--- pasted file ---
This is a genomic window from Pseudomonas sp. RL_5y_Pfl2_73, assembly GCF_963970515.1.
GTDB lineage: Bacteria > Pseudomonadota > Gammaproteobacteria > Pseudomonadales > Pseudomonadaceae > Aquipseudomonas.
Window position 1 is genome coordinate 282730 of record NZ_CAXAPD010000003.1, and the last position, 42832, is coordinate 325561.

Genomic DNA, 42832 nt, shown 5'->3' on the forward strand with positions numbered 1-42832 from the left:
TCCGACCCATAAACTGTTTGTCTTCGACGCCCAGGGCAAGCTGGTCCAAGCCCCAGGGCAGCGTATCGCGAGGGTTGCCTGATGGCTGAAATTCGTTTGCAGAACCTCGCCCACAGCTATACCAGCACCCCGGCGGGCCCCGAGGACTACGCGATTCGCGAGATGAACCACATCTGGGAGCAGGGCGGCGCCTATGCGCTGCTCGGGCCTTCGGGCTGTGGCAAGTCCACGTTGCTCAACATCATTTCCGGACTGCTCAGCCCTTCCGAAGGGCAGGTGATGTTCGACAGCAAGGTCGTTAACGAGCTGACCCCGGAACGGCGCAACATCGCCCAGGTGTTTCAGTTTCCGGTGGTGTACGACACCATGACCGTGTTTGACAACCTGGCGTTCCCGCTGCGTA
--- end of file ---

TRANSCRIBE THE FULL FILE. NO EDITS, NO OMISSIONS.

This is a genomic window from Pseudomonas sp. RL_5y_Pfl2_73, assembly GCF_963970515.1.
GTDB lineage: Bacteria > Pseudomonadota > Gammaproteobacteria > Pseudomonadales > Pseudomonadaceae > Aquipseudomonas.
Window position 1 is genome coordinate 282730 of record NZ_CAXAPD010000003.1, and the last position, 42832, is coordinate 325561.

Genomic DNA, 42832 nt, shown 5'->3' on the forward strand with positions numbered 1-42832 from the left:
TCCGACCCATAAACTGTTTGTCTTCGACGCCCAGGGCAAGCTGGTCCAAGCCCCAGGGCAGCGTATCGCGAGGGTTGCCTGATGGCTGAAATTCGTTTGCAGAACCTCGCCCACAGCTATACCAGCACCCCGGCGGGCCCCGAGGACTACGCGATTCGCGAGATGAACCACATCTGGGAGCAGGGCGGCGCCTATGCGCTGCTCGGGCCTTCGGGCTGTGGCAAGTCCACGTTGCTCAACATCATTTCCGGACTGCTCAGCCCTTCCGAAGGGCAGGTGATGTTCGACAGCAAGGTCGTTAACGAGCTGACCCCGGAACGGCGCAACATCGCCCAGGTGTTTCAGTTTCCGGTGGTGTACGACACCATGACCGTGTTTGACAACCTGGCGTTCCCGCTGCGTA